This past week, Jim and I completed the last scheduled trip in this fast-moving September. On Sunday, we drove to the Phoenix, Arizona area so that I could take part in the premier event in the SFAZ Author Reading and Signing series. Nearly two years had passed since we had made the drive to Arizona, and we quite enjoyed the trip. It’s a fairly long drive – nearly five hundred miles each way – but if you like stark scenery, it’s quite lovely.
Leaving west from Albuquerque, we drove along I-40 through what Jim said archeologists (and probably other people) call the Red Mesa Valley. Words don’t quite capture the setting, because “valley” to most people implies a dip in the landscape. The Red Mesa Valley isn’t so much a “dip” as a wide, flat area bordered on either side by huge sandstone mesas (and probably some buttes) which tower up to frame the landscape in various shades of red and orange.
The lack of vegetation any taller than piñon or juniper (and the occasional line of cottonwoods, huddling along the rare watercourse) adds to the impact of these mesas. This is a landscape so devoid of trees that many times I saw a cow taking advantage of the small amount of shade cast by a telephone pole.
Sadly, the Red Mesa country does not stretch all the way to Phoenix, or even all the way to Flagstaff. (More about Flagstaff in a minute.) Eventually, the mesas vanish or are, at best, distant outlines on the distant horizon. You’re driving through the middle of nothing.
Remember Eagles’ song with the bit about Winslow, Arizona? I bet the reason the girl in the flatbed Ford slowed down when she saw a man standing on a corner was because she was so astonished to see anything at all. Winslow and its neighboring (as in about forty miles away) town of Holbrook are set in some of the most hypnotically repetitious landscape I’ve had the pleasure to travel through.
You find yourself commenting on freight trains, cows, or the occasional hawk because scrubby grass and shrubs aren’t exactly notable. Happily, near Holbrook, someone has constructed a bunch of the worst dinosaur sculptures you could ever hope to see. But their lack of realism doesn’t matter. They’re painted in bright colors and break up the monotony. I love them.
Sometime after we left the Red Mesa country, Jim and I turned on a recorded book. We’d brought along The First Eagle by Tony Hillerman. Hillerman’s mysteries are set in the same general area through which we were driving. His protagonists drive hundreds of miles just to question a suspect. I first encountered these novels when I still lived in Virginia. There – among the crowded woodland, where a field can become a forest within a couple of years (if someone doesn’t take care to grub out the saplings) – the landscape Hillerman described seemed almost alien. Now that I live among it, it still has the power to evoke awe and wonder.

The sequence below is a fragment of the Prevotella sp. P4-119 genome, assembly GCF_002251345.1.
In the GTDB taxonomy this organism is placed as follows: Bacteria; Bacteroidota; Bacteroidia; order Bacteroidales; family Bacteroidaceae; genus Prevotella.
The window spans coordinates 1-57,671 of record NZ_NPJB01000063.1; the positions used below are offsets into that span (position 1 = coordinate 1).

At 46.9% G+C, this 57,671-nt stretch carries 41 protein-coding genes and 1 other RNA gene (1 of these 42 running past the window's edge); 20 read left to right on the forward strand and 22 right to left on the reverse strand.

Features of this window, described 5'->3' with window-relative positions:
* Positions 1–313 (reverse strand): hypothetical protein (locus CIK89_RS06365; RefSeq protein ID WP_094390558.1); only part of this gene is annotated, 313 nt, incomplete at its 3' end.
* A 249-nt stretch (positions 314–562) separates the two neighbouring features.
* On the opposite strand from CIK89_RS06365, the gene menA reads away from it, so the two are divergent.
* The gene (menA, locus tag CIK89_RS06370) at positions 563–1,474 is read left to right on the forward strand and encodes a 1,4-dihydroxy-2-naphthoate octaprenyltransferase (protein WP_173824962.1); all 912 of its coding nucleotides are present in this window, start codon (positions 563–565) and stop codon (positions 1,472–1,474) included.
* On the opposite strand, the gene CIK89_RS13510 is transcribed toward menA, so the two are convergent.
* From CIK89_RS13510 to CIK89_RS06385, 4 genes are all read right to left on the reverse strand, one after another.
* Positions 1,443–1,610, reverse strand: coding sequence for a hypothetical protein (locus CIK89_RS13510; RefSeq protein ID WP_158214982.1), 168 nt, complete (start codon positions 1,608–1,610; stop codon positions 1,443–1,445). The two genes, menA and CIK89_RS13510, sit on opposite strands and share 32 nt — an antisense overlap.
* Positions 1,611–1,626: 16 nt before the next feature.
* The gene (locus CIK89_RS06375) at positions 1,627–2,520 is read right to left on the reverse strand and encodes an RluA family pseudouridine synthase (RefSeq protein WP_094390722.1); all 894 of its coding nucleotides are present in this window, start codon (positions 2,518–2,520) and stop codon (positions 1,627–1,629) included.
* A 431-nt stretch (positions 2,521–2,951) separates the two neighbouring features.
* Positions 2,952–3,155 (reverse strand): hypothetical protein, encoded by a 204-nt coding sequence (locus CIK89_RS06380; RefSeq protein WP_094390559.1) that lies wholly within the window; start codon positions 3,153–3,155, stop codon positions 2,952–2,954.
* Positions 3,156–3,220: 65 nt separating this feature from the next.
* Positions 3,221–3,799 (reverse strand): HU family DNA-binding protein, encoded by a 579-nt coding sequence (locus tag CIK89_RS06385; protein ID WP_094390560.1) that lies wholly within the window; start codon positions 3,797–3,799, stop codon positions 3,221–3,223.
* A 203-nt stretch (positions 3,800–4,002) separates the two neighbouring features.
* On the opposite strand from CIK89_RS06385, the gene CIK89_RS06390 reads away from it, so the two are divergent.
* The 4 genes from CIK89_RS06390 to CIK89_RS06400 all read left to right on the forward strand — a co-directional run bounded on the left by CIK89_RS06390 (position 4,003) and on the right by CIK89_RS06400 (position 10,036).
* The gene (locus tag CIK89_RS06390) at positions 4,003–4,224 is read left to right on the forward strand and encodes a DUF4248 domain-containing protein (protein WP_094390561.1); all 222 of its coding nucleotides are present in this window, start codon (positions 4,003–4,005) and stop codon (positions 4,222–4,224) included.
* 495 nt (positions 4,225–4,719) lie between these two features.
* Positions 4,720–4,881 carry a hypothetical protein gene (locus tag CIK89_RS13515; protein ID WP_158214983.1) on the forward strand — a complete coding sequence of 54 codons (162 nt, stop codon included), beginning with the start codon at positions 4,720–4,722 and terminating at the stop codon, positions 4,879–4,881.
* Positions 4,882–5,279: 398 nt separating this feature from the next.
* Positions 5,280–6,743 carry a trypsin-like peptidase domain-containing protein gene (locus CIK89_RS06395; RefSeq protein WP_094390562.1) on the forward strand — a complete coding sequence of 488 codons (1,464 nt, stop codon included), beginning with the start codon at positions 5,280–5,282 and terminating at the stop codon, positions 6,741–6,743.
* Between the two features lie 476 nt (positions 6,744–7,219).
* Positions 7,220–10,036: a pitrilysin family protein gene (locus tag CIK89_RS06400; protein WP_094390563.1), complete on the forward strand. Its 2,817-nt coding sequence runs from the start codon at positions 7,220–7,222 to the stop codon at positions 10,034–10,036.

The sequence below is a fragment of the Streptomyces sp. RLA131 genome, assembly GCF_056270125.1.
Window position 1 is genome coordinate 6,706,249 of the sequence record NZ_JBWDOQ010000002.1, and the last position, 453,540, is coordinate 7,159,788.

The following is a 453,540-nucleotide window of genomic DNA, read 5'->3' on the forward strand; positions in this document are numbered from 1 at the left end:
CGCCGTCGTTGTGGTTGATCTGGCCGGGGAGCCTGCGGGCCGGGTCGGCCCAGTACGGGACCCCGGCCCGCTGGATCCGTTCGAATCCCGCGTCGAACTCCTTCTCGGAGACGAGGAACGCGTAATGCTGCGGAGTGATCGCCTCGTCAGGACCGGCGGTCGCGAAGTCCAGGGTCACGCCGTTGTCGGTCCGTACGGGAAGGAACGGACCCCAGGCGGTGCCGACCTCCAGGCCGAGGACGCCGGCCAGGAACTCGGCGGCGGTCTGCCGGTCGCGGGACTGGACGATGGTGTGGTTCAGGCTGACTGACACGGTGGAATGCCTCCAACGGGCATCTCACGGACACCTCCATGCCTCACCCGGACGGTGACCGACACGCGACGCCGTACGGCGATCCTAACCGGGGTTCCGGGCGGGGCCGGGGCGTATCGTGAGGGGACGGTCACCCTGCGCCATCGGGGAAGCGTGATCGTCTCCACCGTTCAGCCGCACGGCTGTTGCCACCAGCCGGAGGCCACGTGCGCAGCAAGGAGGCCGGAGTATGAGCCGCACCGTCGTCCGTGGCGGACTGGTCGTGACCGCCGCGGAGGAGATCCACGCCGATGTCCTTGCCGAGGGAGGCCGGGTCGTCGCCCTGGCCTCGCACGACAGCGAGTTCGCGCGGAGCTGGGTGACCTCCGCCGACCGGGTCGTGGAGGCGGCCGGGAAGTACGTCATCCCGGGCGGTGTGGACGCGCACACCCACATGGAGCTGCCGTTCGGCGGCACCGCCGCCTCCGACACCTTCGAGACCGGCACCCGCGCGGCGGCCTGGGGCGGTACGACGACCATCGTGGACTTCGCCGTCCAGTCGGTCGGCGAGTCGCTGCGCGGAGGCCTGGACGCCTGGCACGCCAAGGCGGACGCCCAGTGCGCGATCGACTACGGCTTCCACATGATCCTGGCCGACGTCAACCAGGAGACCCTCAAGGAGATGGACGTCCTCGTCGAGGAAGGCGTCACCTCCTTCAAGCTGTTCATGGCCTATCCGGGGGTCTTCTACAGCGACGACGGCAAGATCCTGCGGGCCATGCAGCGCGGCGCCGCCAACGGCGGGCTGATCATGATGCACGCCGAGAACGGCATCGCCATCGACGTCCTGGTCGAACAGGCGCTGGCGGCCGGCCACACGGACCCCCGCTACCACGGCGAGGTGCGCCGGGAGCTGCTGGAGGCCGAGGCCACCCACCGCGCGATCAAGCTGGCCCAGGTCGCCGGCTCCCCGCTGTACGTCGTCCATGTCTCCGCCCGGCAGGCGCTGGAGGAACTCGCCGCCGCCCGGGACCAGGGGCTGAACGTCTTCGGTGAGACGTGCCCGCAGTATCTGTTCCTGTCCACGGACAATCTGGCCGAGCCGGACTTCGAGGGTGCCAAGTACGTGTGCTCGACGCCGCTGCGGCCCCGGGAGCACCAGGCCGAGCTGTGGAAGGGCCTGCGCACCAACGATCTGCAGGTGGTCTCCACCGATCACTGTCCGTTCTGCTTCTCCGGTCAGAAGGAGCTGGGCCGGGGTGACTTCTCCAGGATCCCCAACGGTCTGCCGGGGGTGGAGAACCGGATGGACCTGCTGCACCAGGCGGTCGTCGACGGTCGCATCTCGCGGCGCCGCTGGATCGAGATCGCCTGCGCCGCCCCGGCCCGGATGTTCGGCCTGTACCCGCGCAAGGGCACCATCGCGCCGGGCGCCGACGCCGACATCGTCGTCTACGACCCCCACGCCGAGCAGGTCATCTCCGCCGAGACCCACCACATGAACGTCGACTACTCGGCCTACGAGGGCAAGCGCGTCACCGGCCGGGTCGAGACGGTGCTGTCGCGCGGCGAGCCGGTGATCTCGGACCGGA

Jim hadn’t read any of Hillerman’s novels, so now these are among our first choices when we know we’ll be driving in through the West. One bonus is that sometimes we pass a setting featured in the novel. This time it was the Hopi Travel Plaza and the town of Flagstaff, Arizona.
Flagstaff, Arizona, is everything that Arizona is not supposed to be. Set among the San Francisco Peaks, the piñon and juniper give way to towering Ponderosa pines, the area is green and lovely, if not exactly lush. It’s cooler, too, a welcome break from the heat of the lowlands. While I can’t quite figure out why anyone would settle in Holbrook or Winslow, I have no problem understanding why travelers heading west decided to break their journey in Flagstaff and then decided to stay.
Leaving Flagstaff, we dropped down into hot, dry reaches again. Soon the saguaro cactus began to make their presence known, standing out even among a landscape full of weird-looking plants with twisting limbs and an ample array of not just thorns, but spikes.
Phoenix is a vast, sprawling metropolis about which, I feel, the less said the better. Many towns, including Scottsdale, where the SFAZ book event was being held, have been swallowed up and now exist as little more than enclaves within the greater creature. Our drive there on Tuesday was accented by a quick, violent rainstorm, which is how rain tends to fall in the desert, when it bothers to fall at all. Jim had to pay attention to the incredibly complex traffic patterns, but I got to enjoy a magnificent double rainbow.
The SFAZ event was held at the quirky SIP Coffee and Beer House. Victor Milan, Melinda Snodgrass, and myself were seated at a long table of highly polished dark wood set at one end of the long room. Attendees sat at tables for two or four arrayed around the room. It was a nice setting in many ways, evoking the classic literary coffeehouse.
However, no matter how great for mood, low light isn’t wonderful when trying to give a reading… I mentioned this as I was struggling both to read from the opening of Artemis Invaded and keep an eye on the clock. To my surprise, one of the patrons slipped his portable reading light into my hand! It definitely helped.
After we gave our readings, we took questions. These were many and quite varied, which made for a fun time for the panelists. After, we had a chance to chat in a much more relaxed fashion than is usual at a book event. I was particularly happy to meet reader Emily Newman, a winner of this summer’s “Help Make Artemis This Summer’s Hot Destination” contest. It was also nice to catch up with writer Mike (Michael A.) Stackpole, who I hadn’t seen forever.
Now we’re home… An inch plus of rain fell while we were away, so much of the garden is still going strong. The lunar eclipse was eerie and strange. But now I’m ready for normal. I look forward to getting back to my various projects, including an idea I have for a story…